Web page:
#India – From war to peace #chattisgarh #Maoists


 
By Binayak & Ilina Sen
Story Dated: Saturday, June 15, 2013 , The Week
Illustration: Bhaskaran

The horrific killings of Congress leaders by armed Maoist guerillas that took place at Jiram Ghati in Chhattisgarh on May 25 have drawn the world’s attention. The latest victim was Vidya Charan Shukla, who succumbed to his wounds on June 11, at the age of 84. The victims included Nandkumar Patel and his son Dinesh, who were shot in cold blood after being led away. The bodies were found with their hands tied behind their backs. Sixteen of the victims were unarmed Congress workers, who were returning from an open political rally organised by the Congress in preparation for the coming Assembly elections.

In a statement issued after the incident, the Maoist spokesperson regretted the loss of lives of the unintended victims, in an argument that chillingly echoed the justification provided by the government for the killing of eight unarmed civilians, including four children, by CRPF commandos at Edesmata a week earlier. The militarisation and existence of dual state power have transformed political discourse into a hall of mirrors.

Many today recognise and accept the legitimacy of the resistance of tribal communities against the forcible acquisition of land, water, minerals and other natural resources by the state for handing over to large-scale corporate interests in the current climate of neo-liberalisation. Displacement and dispossession in the course of these developments have become a threat to the very survival of these communities, dependent, as they are, on their access to common property resources. Many would also accept that in case of widespread militarisation of state intervention in campaigns like Salwa Judum and Operation Green Hunt, these targeted communities had the right to defend themselves and their interests.

However, the reduction of the terms of discourse to military resolution only precludes any other points of view from being articulated. What we would also like to emphasise is that the so-called ‘collateral damage’ of battle is actually the main product of violent conflict, a huge proportion of which is paid for by women, children and other vulnerable sections of society. Thus, while much of the discourse centred on this confrontation is about the legitimacy or illegitimacy of different components of this violence, perhaps it may be more productive to shift our focus on ways and means to get past this current impasse and concentrate instead on the possibilities of inducting a discourse that is centred on the restoration of peace and well-being of the communities that live in conflict areas.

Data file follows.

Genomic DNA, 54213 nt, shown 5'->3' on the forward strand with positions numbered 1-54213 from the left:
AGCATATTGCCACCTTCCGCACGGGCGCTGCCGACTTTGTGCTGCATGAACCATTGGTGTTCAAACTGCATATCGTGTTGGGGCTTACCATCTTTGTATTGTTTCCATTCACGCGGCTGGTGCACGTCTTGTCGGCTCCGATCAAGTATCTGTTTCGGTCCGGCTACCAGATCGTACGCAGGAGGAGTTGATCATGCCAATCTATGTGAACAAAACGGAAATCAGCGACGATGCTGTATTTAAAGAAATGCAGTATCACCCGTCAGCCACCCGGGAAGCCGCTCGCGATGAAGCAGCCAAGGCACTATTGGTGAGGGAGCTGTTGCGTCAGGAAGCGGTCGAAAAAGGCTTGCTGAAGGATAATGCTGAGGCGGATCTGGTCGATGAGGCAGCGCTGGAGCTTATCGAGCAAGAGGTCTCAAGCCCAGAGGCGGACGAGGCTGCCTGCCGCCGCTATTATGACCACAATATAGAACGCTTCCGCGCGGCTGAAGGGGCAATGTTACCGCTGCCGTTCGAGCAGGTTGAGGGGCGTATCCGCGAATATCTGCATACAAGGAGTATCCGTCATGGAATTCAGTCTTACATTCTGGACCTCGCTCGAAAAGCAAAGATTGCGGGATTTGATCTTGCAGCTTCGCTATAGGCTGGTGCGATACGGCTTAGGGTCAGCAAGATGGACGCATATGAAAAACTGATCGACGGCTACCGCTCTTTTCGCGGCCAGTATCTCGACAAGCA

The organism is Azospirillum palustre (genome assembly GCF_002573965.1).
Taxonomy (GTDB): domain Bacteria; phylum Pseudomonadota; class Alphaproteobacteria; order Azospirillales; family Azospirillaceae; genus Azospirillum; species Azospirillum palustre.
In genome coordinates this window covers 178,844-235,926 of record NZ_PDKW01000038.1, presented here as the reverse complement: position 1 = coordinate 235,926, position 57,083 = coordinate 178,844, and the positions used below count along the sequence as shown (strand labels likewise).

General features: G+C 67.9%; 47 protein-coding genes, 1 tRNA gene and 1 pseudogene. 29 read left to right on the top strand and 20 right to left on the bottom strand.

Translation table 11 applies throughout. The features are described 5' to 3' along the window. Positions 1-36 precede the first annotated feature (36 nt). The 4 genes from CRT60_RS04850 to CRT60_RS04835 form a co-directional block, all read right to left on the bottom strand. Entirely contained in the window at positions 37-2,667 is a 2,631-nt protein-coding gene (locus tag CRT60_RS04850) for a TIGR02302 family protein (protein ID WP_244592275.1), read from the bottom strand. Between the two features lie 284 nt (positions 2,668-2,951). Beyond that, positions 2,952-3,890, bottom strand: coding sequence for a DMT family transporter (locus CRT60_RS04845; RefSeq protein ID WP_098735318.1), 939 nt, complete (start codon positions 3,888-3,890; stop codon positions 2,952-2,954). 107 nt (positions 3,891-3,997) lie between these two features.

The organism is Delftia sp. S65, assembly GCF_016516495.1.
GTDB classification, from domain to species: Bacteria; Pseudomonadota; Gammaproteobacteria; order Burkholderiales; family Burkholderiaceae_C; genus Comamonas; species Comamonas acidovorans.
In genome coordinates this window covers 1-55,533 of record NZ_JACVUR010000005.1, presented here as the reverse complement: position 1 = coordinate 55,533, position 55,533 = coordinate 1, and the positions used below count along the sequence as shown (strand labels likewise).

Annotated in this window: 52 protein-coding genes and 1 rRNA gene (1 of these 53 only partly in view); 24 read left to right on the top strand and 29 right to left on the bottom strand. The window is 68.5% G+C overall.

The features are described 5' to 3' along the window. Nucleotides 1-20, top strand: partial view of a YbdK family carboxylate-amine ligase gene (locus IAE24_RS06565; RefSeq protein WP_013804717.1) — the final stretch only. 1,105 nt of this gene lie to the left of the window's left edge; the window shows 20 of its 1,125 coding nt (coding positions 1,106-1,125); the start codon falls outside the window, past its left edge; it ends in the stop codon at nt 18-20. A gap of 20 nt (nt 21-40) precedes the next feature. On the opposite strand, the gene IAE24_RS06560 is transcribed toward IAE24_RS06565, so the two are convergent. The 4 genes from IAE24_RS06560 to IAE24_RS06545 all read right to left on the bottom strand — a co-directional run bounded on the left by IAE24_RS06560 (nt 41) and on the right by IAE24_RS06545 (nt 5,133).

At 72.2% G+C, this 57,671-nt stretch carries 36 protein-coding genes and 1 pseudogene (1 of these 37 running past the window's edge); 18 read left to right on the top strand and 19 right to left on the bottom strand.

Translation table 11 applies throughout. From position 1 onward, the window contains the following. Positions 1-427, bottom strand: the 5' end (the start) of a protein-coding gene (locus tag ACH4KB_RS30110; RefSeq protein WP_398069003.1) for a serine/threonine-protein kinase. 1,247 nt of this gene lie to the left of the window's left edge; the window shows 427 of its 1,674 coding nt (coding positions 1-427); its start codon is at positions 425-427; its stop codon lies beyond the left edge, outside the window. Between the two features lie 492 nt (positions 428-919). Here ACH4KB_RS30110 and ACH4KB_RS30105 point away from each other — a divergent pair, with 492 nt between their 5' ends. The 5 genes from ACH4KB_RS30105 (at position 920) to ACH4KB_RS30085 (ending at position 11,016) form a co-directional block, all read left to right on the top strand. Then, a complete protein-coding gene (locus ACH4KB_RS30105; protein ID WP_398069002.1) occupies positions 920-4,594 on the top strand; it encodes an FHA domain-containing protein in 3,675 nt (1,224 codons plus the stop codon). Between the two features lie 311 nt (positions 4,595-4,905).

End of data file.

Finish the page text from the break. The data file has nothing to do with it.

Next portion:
We are more than conscious of the fact that such declarations of peaceful intent are greeted in most circles with raucous laughter. However, people who are thus amused should remind themselves that those opting for a scaling up of conflict have little to show for the strategies they have advocated. Political declarations made by the ruling elite, as well as the advocates of revolutionary violence, that have been made after the Jiram Ghati incident, as a necessary step to ensure justice, do not give much hope for the possibilities of peace. Perhaps, that is why, at this juncture, it is more necessary than ever for those who believe in peace and the possibilities of a strategy based on peace, to declare themselves and commit to work towards creative alternatives.

editor@the-week.com

 

#India – Tribal land is Eklavya’s thumb, Dronacharya, the State is demanding as the price for ‘development’


There can also be an alternative universe

PK Vijayan and Karen Gabriel
June 12, 2013, Hindustan Times
Mahendra Karma engineered Salwa Judum (SJ), a vigilante tribal group hired and armed by the State-corporate land and mining nexus to exterminate tribals resisting resource loot. Karma was responsible for the execution of thousands of tribals, and the torture, rape, displacement and destitution oflakhs. This is the man the Congress nurtured, protected and now mourns. The State has never regretted the lakhs of civilian deaths it has caused, whether through Operation Green Hunt (OGH) or otherwise.State and corporate-sponsored violence remains under-reported and frequently justified. The government urges Maoists to eschew violence but itself plans military attacks on civilians. Notwithstanding the Supreme Court’s directives, SJ continues in its new avatar as the ‘Koya commandos’.  Abuse of State power, corporate loot and violation of human rights during OGH (and intensifying in Phase II of OGH) — all in the guise of ‘national security’ and ‘development’ — led to national and international protests and bad press. The State responded with news blackouts. The State’s right to violence is conceded only if the State is regarded as above the law, impartial and anonymous. We need to ask inconvenient questions like, ‘why has the State been violent, since when, and for whose benefit?’ ‘Why are the tribals retaliating?’ They are tired of being “collateral damage” in the intensely violent and unjust privatisation of resources (protected under the Fifth Schedule) and national wealth that is passing for ‘development’.